We need to work on the root causes of what creates “homelessness” in the first place. Price inflation, the boom/bust business cycle, inequality of income distribution and debt are all tied to ill-advised government intervention in the marketplace. What many policymakers fail to recognize is that a growing number of persons who work good jobs have to live out of their cars and take showers in beach parks because they just can’t afford rent or a house. “Homelessness” doesn’t just affect unemployed people. I want to prevent people from becoming “homeless” in the first place and for those that are, I want to make it easier for them to have opportunities that can transition them back into owning property and being in charge of their future again.

I also recognize that there are a number of special circumstances that create and perpetuate “homelessness,” which is why I support allowing communities, churches and families—and not solely government—to offset its effects.

How would you improve accountability in government?
Accountability in government starts with transparency. If people don’t know what their government is doing or how their tax dollars are being spent, they can’t keep it accountable. I believe that there should be regular independent audits of government agencies to keep them clear as glass and straight as an arrow in managing the affairs of the people. I also believe that as it pertains to elected officials, we need to have a new generation of leaders who will obey the laws, honor the Constitution and respect the people. If elected, I for one will commit to being fully transparent and accountable to the people.

What is your opinion on Hawaii’s current approach to renewable energy?
I fully support the development of cleaner, more affordable forms of energy to be offered through the free market to the people as I believe we have to be responsible in our use of resources and attentive in our efforts to preserve the environment. What I do not support are taxes, fines, or anti-competitive regulations, which stack the market in such a way as to steer people’s behavior into doing things that they ordinarily would not wish to do of their own free will. Any source that is truly cheaper and cleaner yet still reliable will not need government help to develop or sell.

Do you support legislation that would establish clear definitions and penalties for human trafficking in Hawaii?
Yes, but I also must emphasize that effective enforcement of the existing laws should take top priority before we create new mandates.

Are you aware of concerns Hawaii residents have with the lack of enforcement of child support laws, and do you see a way you could address it if elected?
One of the reasons why government has trouble enforcing so many things is because the Legislature has overburdened our civil servants with so many mandates, so many dos and don’ts, so many requirements that they are often overwhelmed and understaffed to accomplish the job we’ve laid out for them to do. We need independent audits of the process and we need to develop ways to be more efficient and reform our existing procedures so as to get the job done, plain and simple.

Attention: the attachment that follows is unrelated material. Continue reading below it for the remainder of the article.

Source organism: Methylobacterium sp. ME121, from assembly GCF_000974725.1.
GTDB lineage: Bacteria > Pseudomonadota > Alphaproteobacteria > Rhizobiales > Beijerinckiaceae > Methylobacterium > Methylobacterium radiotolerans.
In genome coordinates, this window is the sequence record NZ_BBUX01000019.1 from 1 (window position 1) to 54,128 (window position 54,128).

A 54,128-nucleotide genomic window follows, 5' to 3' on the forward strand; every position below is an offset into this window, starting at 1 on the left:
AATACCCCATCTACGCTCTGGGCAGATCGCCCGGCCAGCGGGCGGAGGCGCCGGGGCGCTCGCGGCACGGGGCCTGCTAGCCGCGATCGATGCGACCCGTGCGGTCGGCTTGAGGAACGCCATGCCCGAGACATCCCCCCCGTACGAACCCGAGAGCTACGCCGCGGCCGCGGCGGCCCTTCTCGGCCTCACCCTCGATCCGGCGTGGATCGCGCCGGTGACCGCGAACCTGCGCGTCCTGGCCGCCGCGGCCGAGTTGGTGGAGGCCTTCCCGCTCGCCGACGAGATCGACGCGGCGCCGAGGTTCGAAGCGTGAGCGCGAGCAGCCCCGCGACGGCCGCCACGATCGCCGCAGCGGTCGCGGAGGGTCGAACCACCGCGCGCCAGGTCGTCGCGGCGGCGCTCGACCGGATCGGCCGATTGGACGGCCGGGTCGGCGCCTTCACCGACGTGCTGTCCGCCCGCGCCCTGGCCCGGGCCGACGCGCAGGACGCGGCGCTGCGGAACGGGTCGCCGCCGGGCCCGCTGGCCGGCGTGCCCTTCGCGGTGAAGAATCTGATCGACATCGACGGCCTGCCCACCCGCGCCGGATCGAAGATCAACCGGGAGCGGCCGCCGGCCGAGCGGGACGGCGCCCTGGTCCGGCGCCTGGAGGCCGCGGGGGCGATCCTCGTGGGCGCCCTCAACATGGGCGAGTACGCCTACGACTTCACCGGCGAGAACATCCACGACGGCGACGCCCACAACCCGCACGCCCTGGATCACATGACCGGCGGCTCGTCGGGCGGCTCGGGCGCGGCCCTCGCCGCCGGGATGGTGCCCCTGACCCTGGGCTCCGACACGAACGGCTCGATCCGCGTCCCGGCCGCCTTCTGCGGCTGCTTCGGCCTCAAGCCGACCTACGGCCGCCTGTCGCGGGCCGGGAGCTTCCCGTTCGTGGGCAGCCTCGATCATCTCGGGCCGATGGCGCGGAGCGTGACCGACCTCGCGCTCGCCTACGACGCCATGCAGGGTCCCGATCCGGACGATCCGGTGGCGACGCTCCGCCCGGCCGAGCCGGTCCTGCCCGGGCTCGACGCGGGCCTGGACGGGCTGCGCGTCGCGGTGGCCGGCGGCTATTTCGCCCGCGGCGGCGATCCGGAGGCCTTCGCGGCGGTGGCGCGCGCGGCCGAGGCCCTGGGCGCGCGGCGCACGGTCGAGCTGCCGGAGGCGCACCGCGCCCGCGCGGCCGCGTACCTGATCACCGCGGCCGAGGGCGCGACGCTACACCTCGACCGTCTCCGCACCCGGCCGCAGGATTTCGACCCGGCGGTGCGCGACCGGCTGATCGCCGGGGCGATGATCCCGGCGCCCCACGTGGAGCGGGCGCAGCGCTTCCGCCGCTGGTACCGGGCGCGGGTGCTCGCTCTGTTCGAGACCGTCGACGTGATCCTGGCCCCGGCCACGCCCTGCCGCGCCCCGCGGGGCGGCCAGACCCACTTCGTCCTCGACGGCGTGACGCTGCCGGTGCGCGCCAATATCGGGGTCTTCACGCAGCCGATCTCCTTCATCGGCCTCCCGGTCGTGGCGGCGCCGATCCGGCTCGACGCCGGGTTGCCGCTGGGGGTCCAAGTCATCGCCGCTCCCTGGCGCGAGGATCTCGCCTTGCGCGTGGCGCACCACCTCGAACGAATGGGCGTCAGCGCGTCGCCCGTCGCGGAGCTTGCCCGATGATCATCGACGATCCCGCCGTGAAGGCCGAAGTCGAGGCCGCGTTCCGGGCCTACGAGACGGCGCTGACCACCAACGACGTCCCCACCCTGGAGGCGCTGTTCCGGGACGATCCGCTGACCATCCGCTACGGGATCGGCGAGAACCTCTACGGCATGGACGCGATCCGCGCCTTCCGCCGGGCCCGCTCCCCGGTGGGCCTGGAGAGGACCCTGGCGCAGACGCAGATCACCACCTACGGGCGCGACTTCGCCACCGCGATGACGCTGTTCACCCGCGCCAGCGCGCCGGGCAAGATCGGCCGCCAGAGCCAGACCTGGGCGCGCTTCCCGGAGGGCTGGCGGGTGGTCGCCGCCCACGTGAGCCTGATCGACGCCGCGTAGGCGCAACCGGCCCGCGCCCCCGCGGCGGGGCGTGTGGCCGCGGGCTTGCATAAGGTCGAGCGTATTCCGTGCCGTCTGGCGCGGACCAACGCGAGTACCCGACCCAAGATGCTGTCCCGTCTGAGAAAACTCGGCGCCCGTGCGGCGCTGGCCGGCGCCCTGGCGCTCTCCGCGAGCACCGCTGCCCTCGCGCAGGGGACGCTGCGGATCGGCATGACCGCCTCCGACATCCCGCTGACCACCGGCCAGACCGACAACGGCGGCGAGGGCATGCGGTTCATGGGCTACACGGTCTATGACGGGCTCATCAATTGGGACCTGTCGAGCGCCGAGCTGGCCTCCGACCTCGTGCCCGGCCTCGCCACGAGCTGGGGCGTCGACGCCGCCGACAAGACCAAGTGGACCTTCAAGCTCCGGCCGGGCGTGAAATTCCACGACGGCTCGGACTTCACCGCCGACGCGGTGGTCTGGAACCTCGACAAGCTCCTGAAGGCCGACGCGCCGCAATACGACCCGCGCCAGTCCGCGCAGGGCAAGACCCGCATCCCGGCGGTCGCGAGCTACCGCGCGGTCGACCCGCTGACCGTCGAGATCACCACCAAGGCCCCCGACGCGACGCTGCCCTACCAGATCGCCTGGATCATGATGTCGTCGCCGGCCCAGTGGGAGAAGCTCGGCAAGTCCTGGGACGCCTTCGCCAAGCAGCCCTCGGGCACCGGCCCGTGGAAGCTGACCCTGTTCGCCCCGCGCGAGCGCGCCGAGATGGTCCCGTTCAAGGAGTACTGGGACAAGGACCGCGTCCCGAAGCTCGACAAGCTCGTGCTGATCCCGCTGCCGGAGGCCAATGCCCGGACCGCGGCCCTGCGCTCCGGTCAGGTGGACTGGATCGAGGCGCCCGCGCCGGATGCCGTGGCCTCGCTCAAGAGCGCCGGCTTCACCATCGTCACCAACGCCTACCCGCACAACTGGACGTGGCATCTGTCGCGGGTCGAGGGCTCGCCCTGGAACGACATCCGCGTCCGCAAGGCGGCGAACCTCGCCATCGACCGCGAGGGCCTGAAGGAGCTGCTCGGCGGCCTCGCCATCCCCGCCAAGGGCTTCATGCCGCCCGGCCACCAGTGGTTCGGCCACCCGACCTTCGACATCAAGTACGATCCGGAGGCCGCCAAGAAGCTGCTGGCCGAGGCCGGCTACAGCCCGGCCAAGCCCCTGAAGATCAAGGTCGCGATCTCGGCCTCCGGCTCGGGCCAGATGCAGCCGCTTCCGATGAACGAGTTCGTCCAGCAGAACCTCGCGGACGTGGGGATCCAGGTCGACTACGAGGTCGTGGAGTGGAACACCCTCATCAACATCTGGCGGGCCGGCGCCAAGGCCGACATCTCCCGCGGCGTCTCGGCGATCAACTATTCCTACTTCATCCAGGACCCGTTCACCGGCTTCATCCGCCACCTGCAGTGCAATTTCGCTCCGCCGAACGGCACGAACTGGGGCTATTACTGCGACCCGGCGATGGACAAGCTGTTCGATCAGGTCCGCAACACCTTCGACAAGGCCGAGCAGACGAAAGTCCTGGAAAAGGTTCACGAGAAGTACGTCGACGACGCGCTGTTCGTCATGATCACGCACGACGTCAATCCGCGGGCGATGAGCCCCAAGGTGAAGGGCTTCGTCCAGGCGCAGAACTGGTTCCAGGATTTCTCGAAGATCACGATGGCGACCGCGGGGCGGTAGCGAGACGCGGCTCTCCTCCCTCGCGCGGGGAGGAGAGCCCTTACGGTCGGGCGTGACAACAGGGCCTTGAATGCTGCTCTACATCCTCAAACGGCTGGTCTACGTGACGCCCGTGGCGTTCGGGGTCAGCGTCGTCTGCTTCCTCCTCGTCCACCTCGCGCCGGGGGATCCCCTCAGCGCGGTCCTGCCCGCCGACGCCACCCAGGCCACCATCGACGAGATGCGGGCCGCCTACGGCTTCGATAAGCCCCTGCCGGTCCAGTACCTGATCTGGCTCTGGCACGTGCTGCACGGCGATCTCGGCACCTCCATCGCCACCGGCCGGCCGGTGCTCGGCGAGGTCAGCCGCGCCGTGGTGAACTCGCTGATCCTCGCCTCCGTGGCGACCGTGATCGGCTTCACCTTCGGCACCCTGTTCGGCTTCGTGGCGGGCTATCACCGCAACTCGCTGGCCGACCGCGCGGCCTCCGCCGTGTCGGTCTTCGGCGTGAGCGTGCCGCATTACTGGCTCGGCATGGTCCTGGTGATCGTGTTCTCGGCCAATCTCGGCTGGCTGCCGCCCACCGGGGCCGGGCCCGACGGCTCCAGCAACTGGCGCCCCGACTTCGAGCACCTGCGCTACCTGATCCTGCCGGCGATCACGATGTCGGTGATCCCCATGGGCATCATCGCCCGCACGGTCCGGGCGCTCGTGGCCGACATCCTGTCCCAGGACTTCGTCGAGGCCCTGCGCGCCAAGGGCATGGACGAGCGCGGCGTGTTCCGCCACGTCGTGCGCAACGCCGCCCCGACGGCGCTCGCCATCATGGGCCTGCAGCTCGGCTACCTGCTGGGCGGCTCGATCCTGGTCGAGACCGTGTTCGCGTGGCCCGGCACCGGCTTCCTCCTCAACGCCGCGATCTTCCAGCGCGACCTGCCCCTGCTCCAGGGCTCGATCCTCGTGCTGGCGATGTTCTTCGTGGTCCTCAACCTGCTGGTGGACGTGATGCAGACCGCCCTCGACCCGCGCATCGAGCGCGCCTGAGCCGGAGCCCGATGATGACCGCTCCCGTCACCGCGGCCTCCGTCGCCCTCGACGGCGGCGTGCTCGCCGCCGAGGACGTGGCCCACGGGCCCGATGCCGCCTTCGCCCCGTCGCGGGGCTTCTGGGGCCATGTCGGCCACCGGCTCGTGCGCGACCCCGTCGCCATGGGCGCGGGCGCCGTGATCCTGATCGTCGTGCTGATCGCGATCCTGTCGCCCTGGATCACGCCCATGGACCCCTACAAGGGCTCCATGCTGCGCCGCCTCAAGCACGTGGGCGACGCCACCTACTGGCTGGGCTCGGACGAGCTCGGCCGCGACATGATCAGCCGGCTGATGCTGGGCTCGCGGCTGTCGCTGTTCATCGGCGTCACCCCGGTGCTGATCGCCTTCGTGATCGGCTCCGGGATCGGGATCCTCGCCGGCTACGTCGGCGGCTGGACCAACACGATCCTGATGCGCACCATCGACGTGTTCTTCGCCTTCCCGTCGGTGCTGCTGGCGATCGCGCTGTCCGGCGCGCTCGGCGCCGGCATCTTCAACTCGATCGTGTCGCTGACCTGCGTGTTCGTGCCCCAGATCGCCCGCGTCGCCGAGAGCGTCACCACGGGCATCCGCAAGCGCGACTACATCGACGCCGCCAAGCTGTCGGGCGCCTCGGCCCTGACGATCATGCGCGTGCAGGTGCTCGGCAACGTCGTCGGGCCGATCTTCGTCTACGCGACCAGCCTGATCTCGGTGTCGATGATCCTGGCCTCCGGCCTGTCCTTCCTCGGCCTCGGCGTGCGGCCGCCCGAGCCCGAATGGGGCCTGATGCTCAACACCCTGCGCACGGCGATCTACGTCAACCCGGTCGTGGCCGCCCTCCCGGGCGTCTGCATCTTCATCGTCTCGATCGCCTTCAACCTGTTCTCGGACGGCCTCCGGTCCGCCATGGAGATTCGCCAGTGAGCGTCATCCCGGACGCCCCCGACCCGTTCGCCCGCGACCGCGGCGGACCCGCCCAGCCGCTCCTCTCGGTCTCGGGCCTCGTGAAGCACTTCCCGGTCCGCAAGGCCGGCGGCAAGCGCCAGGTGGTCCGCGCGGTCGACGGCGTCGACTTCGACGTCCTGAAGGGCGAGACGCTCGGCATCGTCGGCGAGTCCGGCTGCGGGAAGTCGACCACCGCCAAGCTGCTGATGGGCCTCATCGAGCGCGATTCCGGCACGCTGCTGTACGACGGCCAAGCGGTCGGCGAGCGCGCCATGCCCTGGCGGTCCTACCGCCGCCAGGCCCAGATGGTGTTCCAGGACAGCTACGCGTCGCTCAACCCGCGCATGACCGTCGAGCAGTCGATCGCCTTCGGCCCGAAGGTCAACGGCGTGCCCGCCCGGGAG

In balancing the State budget, what specific government programs or services would you cut?
One of the things that I would start with is auditing the state’s 186+ special funds and identifying through an independent review which funds are actually accomplishing tangible results for the people and which ones are just little more than slush funds. A study by the Grassroot Institute of Hawaii found that there were $1.4 billion dollars in excess special funds over and above their operational requirements—that is, funds were collecting more money than the programs they were assigned to could possibly spend. Several of the special funds had been advised by the State Auditor to be repealed and their balances lapsed into the General Fund as far back as 1992. We need to clean up the special funds. This is the first and best place to start in balancing our budget.

Do you have a modern economic plan that takes into account local agriculture, businesses, and traditions? What about high tech jobs such as film and TV training?
The people of Hawaii know best how to make money, prosper, and build a thriving economy—it’s their government which gets in the way. A famous economist once said that “the more government plans, the harder it makes it on ordinary individuals to plan.” I support a free market where people can make their own choices on what to invest in and for what purposes.

Do you support further development on the Windward side, such as the Envision Laie development in Laie and Malaekahana, a new town in Gunstock Ranch, doubling the size of BYU, and more hotels and timeshares at Turtle Bay?
People have a right to run their own communities and to preserve the kind of neighborhood that they feel most comfortable in. State legislators need to understand that it’s not what we want, it’s what the people want that counts. I know that many people are concerned that development is becoming unsustainable and they would like to preserve the unique spirit and character of their communities. This is something that cannot be decided by any one legislator and should be determined by the agreement of community stakeholders who have had the chance to weigh in and discuss all the potential advantages and disadvantages of new development. If elected, I will be open to being a part of that discussion and bringing people together to find the right solution for the most people.

For more information, visit

Read questions and answers submitted by Tracy Nakano Bean prior to the 2010 Primay Election here.